Stephen Girko was born in New York City. He attended the State University College of New York at Potsdam, where he received his Bachelor of Science degree in music education in 1965. The following year, he received his Master of Music degree in performance from The Manhattan School of Music. After a year of teaching, Mr. Girko fulfilled his military obligation by performing with the United States Military Academy Band at West Point, N.Y. While at West Point, he also played principal clarinet with both the Albany Symphony Orchestra and the Hudson Valley Philharmonic Orchestra. Upon leaving the military, Stephen was appointed principal clarinetist with the Oklahoma City Symphony, a position he held for four years. He subsequently served as associate principal clarinetist with the Houston Symphony Orchestra for a year before coming to Dallas.
Mr. Girko has also enjoyed an active career as a teacher, having taught at Oklahoma University for four years as well as Southern Methodist University for 18 years. His students are represented in orchestras and colleges throughout the United States. Mr. Girko is a frequent soloist and clinician at various clarinet symposia, as well as having been a member of Music in the Mountains, a summer chamber orchestra festival held in southwestern Colorado and The Carmel Bach Festival.
Mr. Girko is presently on the faculty of Texas State University as well as teaching clarinet in the San Antonio public schools. He also a member of Wild Basin Winds, a woodwind quintet based in Austin Texas.
Mr. Girko, a skilled cook, owns and operates a small catering company called “EAT MY PIZZA!” He takes to his client’s home the ingredients with which to make New York style pizzas as well as an incredibly delicious salad. After the guests have observed his culinary skills and have filled themselves with the fruits of his labor, he will then entertain them by performing both classical and popular music on his clarinet.
Kathryn Mishell was born in Los Angeles, where she received her early musical training. Her college and graduate work were done at Pomona College, The University of Kansas, and the University of Southern California. During these years she was a piano student of John Perry and a composition student of John Pozdro and then Ingolf Dahl.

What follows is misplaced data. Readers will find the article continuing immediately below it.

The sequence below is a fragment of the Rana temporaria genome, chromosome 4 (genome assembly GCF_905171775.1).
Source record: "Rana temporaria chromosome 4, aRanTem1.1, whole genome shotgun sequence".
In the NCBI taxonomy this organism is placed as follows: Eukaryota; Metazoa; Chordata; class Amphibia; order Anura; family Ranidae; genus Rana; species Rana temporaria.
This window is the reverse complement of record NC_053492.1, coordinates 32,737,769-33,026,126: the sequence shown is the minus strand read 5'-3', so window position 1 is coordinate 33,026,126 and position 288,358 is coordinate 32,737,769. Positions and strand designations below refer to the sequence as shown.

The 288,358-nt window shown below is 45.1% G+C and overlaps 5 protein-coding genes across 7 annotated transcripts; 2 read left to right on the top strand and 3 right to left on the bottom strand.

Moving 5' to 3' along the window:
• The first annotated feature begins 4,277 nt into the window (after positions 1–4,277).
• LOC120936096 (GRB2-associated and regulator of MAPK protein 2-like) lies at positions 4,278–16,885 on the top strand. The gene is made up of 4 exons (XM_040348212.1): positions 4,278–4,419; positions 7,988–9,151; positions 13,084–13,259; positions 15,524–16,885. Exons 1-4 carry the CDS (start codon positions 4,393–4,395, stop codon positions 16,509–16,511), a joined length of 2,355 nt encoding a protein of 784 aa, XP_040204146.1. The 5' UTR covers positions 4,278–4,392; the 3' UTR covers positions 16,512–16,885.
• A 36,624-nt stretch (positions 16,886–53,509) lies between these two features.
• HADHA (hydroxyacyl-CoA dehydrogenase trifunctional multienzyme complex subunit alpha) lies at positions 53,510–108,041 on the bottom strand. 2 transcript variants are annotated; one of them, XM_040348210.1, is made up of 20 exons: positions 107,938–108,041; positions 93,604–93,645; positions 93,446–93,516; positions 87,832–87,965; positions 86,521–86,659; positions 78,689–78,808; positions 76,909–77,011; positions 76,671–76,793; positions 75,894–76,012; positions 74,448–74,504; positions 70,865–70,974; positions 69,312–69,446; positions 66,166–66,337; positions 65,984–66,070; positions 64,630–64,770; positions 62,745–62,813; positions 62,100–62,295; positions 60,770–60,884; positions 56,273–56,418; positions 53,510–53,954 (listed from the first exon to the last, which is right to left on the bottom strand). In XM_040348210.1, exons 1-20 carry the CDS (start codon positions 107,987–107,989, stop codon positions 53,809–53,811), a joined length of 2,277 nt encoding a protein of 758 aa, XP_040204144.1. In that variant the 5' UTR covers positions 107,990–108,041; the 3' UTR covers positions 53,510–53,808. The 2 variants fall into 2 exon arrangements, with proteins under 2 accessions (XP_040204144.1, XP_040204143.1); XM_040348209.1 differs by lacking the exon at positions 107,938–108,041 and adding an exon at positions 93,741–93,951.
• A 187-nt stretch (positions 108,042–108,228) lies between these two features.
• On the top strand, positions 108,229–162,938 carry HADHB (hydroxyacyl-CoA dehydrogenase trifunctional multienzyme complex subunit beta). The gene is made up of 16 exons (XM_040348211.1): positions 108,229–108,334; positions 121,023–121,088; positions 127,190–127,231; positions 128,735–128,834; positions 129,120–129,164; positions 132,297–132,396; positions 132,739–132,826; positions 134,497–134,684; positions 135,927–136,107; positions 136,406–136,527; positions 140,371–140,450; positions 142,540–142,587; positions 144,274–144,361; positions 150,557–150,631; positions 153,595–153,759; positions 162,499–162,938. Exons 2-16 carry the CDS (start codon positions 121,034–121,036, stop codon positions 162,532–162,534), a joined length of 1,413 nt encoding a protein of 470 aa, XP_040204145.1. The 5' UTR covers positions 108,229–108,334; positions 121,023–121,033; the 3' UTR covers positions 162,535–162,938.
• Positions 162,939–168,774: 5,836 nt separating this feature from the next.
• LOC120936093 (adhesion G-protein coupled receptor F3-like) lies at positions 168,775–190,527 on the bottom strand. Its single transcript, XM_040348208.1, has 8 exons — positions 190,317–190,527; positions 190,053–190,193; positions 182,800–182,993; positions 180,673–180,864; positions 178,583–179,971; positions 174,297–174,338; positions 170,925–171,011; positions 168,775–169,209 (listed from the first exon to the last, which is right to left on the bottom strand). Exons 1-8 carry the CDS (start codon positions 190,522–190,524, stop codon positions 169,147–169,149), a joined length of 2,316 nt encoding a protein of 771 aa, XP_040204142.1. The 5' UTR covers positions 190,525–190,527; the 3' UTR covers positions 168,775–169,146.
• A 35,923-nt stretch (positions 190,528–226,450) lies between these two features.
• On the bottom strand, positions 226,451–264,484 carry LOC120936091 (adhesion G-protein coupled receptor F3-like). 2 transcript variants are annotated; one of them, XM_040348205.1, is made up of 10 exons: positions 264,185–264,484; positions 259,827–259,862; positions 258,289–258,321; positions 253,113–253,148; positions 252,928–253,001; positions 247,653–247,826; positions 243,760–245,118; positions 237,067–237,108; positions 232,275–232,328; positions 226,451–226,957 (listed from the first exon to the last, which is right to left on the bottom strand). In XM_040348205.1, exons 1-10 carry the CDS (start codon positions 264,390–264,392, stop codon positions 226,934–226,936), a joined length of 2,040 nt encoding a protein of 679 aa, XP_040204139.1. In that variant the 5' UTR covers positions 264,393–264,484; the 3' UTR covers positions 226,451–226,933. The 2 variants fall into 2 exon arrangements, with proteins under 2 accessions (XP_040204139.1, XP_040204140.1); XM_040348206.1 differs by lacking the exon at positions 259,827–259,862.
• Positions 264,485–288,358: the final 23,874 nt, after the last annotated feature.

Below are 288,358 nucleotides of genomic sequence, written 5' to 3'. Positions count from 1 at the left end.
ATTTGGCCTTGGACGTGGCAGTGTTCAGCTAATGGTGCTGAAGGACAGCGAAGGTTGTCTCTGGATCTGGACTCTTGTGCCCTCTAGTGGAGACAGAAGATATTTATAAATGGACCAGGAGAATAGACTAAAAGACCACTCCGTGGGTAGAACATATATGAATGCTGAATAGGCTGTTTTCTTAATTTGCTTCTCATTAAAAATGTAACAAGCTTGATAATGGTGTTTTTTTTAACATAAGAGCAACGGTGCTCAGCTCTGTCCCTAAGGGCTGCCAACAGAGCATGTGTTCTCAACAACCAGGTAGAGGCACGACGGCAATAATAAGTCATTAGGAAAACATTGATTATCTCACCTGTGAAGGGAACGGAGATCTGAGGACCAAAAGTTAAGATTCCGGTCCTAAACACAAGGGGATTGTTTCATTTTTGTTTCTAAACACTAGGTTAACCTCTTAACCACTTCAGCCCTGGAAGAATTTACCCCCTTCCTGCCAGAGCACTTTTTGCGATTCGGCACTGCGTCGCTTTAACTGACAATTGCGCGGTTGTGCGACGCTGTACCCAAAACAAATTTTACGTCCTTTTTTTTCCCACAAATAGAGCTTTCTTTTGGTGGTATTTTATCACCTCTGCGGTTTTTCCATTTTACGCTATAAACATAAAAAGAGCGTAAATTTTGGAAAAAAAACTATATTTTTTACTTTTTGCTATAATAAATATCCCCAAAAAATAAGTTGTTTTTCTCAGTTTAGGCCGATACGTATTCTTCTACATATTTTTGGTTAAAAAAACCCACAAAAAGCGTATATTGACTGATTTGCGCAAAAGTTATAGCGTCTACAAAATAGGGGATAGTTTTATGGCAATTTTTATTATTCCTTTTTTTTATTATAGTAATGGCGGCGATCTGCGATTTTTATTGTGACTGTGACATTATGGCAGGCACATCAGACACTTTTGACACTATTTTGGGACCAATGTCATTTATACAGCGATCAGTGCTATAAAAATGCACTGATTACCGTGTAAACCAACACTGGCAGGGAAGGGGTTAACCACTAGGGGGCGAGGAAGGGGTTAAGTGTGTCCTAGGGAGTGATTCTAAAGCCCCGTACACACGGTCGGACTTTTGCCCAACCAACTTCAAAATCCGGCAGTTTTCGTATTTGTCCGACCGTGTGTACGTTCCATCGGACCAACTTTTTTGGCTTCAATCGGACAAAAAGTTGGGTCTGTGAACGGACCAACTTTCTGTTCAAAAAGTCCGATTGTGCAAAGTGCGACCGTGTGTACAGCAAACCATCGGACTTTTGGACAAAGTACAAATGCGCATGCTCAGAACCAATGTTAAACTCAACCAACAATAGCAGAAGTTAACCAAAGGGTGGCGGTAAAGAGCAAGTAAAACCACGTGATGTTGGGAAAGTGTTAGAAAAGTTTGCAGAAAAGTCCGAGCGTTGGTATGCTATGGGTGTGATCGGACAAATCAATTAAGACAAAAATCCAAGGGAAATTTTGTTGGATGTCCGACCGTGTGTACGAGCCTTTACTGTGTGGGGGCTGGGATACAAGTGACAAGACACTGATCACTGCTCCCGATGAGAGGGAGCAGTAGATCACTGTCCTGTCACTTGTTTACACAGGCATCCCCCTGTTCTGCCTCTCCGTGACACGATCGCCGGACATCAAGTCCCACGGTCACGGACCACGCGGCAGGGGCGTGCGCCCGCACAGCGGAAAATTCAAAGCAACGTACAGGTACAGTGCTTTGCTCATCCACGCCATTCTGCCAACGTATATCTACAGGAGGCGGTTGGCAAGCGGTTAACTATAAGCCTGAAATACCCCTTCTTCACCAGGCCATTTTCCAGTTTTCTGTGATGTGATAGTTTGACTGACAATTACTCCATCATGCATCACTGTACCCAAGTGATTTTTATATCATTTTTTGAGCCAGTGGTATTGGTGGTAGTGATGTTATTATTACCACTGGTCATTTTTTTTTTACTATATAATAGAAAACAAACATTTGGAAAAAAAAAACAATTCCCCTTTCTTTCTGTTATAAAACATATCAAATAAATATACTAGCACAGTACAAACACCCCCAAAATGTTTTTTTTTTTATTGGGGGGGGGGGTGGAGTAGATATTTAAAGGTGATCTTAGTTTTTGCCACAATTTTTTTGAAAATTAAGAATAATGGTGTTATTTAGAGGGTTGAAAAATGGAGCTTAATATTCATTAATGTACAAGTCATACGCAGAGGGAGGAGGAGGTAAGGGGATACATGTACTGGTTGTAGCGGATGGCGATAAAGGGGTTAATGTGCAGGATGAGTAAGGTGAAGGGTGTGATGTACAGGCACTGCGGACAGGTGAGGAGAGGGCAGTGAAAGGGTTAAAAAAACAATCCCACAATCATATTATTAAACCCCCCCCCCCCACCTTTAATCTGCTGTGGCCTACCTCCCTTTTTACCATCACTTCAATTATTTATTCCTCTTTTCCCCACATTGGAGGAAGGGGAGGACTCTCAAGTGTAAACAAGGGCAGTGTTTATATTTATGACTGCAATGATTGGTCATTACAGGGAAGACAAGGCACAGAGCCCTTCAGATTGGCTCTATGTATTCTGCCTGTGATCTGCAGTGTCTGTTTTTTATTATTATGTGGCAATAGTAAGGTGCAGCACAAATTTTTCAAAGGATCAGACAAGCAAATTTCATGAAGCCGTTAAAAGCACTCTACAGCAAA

Ms. Mishell’s works include over a hundred piano pieces, ensemble and orchestral works, and music for chorus, dance and theatre. Her published collections of pieces for piano students have sold thousands of copies nationwide. She is the recipient of the 2011 Sylvia Glickman Prize from the International Alliance of Women in Music for her Piano Quartet. She is one of two women composers honored by the National League of American Pen Women in 1996. She was the 1997 commissioned composer of the Texas Music Teachers Association, and has received ASCAP awards for the past several years. Her commissions include chamber works for Trio Contraste, Chamber Soloists of Austin, the Arundel Trio, Pacific Serenades of Los Angeles, Musiques en Euroreígion, and Austin Lyric Opera’s Armstrong Community Music School, for which she is composer-in-residence. Mishell has participated in the Women’s Philharmonic New Music Reading Sessions, the Society of Composers National Conference, and has been guest composer at the UT at Austin.
Ms. Mishell produced and hosted Into the Light, a weekly radio program devoted to the music of women composers, for ten and a half years. Produced at KMFA, the fine arts station in Austin, it won three Gracie awards for outstanding work in biography for public radio, as well as two international Communicator Awards of Distinction for excellence in broadcasting. This project extended into the concert world as Ms. Mishell produced, lectured, and performed Into the Light, live for audiences. The hundreds of hours of broadcasts of the work of women composers with Ms. Mishell’s commentary are available for broadcast throughout the world.
As pianist, Ms. Mishell has performed extensively in the U.S. and Mexico as a soloist and in chamber music. She has been touring pianist for the Sharir Dance Company, and for the music dramas Paganini! and Heroes and Lovers, for which she wrote the incidental music.
A teacher of many award-winning young pianists, Ms. Mishell has taught at the Oberlin Conservatory of Music and has acted as clinician, adjudicator, and as consultant in the use of computers in music instruction. She maintains a class of private piano students in Austin, where she has twice been awarded the Outstanding Pre-collegiate Teaching Award.